Hazards of Asbestos Exposure and Precautions to Take When Remodeling an Older Home

Hazards of Asbestos When Remodeling Your Home

By: Kaitlyn Teabo

Since the housing market crashed, real estate has not fully recovered. As a result, more people are remodeling their home rather than selling and buying a new one. It has become a less expensive way to personalize the space you and your family call home.

However, remodeling can be a dangerous process if your home was built before the 1980s and was constructed with asbestos-containing materials.

What is Asbestos?

Asbestos is a naturally occurring mineral composed of tiny fibers and is widely known for its insulation properties, flexibility and strength. It was heavily used as an affordable alternative for home construction products and materials from the 1930s through the 1970s. It was most commonly used in:

  • floor and ceiling tiles
  • paint
  • wall insulation
  • shingles
  • insulation around water pipes
  • carpeting

Although asbestos is a great insulator and an affordable product for home construction, when its fibers deteriorate or become damaged over time, it can become a toxic and dangerous material for you and your family.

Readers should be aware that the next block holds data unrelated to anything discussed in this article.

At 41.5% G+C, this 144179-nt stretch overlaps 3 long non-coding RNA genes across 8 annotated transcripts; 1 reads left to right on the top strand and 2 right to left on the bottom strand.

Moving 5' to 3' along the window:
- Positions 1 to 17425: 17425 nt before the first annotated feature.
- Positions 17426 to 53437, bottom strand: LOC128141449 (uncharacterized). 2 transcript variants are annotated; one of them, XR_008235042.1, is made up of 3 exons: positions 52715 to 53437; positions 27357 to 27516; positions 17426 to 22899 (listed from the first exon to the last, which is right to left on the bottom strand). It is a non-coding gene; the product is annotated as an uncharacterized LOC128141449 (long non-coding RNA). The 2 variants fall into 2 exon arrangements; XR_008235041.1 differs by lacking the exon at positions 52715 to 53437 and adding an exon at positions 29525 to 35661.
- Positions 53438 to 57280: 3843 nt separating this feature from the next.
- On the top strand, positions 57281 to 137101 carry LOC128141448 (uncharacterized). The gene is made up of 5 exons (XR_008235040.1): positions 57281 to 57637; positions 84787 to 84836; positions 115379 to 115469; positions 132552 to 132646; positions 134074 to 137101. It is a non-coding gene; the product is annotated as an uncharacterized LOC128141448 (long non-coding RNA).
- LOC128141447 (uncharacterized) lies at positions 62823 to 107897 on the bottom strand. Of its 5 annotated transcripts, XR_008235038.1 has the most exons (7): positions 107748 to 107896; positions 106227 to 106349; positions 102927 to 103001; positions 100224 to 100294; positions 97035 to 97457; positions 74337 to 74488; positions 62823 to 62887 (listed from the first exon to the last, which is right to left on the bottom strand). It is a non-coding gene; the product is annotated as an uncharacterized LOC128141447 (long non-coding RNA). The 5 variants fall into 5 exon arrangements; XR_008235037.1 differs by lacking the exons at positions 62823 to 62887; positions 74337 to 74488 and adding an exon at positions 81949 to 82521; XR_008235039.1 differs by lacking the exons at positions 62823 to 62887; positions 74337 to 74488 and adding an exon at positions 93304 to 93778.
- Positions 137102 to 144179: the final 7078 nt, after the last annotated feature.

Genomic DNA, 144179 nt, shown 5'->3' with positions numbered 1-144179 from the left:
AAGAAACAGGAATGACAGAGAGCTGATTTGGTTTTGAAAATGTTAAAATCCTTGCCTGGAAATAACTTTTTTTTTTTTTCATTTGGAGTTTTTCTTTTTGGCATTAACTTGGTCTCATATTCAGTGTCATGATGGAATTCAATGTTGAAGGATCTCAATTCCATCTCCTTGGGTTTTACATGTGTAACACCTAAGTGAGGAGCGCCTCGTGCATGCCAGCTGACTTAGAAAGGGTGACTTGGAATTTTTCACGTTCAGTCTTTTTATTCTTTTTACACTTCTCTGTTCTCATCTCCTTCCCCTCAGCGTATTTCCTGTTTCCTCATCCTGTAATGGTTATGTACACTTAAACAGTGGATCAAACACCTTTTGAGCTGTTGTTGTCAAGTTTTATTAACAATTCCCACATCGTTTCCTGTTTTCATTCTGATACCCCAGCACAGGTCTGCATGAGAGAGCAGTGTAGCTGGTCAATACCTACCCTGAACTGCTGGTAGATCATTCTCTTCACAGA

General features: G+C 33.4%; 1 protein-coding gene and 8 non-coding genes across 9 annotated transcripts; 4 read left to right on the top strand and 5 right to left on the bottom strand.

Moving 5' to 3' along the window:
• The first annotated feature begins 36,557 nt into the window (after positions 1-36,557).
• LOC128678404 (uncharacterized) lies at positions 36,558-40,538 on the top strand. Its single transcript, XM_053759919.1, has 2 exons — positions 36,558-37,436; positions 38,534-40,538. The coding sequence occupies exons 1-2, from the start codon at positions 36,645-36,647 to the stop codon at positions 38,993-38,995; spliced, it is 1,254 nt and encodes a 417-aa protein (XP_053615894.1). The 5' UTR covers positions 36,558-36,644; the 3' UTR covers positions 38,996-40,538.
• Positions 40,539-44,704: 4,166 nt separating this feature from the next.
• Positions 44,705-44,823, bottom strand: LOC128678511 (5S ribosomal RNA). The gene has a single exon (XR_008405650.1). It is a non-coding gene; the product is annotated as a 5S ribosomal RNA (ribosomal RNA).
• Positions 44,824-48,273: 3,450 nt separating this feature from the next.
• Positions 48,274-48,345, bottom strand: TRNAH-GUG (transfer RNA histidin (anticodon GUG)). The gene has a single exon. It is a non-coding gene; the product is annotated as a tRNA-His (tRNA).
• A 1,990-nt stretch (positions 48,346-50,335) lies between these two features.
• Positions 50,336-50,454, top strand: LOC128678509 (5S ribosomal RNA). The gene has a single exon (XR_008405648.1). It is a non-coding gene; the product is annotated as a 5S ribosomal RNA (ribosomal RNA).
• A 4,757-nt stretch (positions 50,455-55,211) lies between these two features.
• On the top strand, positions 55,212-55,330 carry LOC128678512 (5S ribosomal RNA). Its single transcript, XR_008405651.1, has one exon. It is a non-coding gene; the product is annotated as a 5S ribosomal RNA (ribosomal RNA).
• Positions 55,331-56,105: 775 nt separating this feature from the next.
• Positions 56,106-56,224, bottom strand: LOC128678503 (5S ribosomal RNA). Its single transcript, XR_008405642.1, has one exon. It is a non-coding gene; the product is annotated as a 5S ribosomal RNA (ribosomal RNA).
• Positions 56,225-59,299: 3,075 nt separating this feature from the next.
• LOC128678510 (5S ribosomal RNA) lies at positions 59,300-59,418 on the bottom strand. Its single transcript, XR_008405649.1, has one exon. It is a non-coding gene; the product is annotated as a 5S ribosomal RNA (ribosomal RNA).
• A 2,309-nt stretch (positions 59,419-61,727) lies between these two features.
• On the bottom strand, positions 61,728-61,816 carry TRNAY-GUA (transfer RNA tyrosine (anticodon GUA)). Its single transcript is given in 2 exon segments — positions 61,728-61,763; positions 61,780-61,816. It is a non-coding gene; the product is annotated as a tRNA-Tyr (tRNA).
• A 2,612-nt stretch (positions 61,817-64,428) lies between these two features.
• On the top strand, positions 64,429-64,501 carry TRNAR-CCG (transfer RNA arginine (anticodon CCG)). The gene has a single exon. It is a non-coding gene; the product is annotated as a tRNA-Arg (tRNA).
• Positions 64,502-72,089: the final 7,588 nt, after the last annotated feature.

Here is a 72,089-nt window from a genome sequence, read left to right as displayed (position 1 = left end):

Once asbestos fibers become airborne, they can be inhaled or ingested and lodge in the lining of the lungs or abdomen. Prolonged exposure can lead to an accumulation of its fibers in the body and may lead to the development of malignant mesothelioma cancer or other-asbestos-related conditions.

Precautions to Take When Remodeling Your Home

1. If the Asbestos is Not Damaged, It May Be Best to Leave It Alone.
Asbestos only becomes a hazard to your health when its fibers have become exposed. If an asbestos-containing material in your home, such as pipe insulation, is in good condition, it may not pose an immediate risk to your health, but you should monitor the area for any potential future risk.

2. Do Not Disturb Asbestos.
If an area in your home that needs remodeling contains asbestos, do not disturb the asbestos in any way, including vacuuming or sweeping the surrounding areas. If the asbestos is disturbed, it may release toxic fibers in the air, possibly contaminating a larger area of your home.

3. When in Doubt, Call a Professional.
Even if you’re a do-it-yourself kind of person, it is best to contact a local home remodeling professional when dealing with asbestos. A licensed professional will have the experience and equipment to properly handle the asbestos in your home and can evaluate the asbestos material and its condition to determine if it just needs a repair, replacement or if it is better left alone.

RULE OF THUMB: If your home was built before the 1980s, it may contain asbestos products. Don’t remove old flooring, piping, tiles or drywall without certainty that it does not contain asbestos. If you think your home may contain asbestos, the best precaution you can take is calling a professional before remodeling.

Kaitlyn Teabo is a writer for The Mesothelioma Center. She combines her interests in writing, cancer research and emerging scientific technology to educate the mesothelioma community about asbestos and its related diseases.

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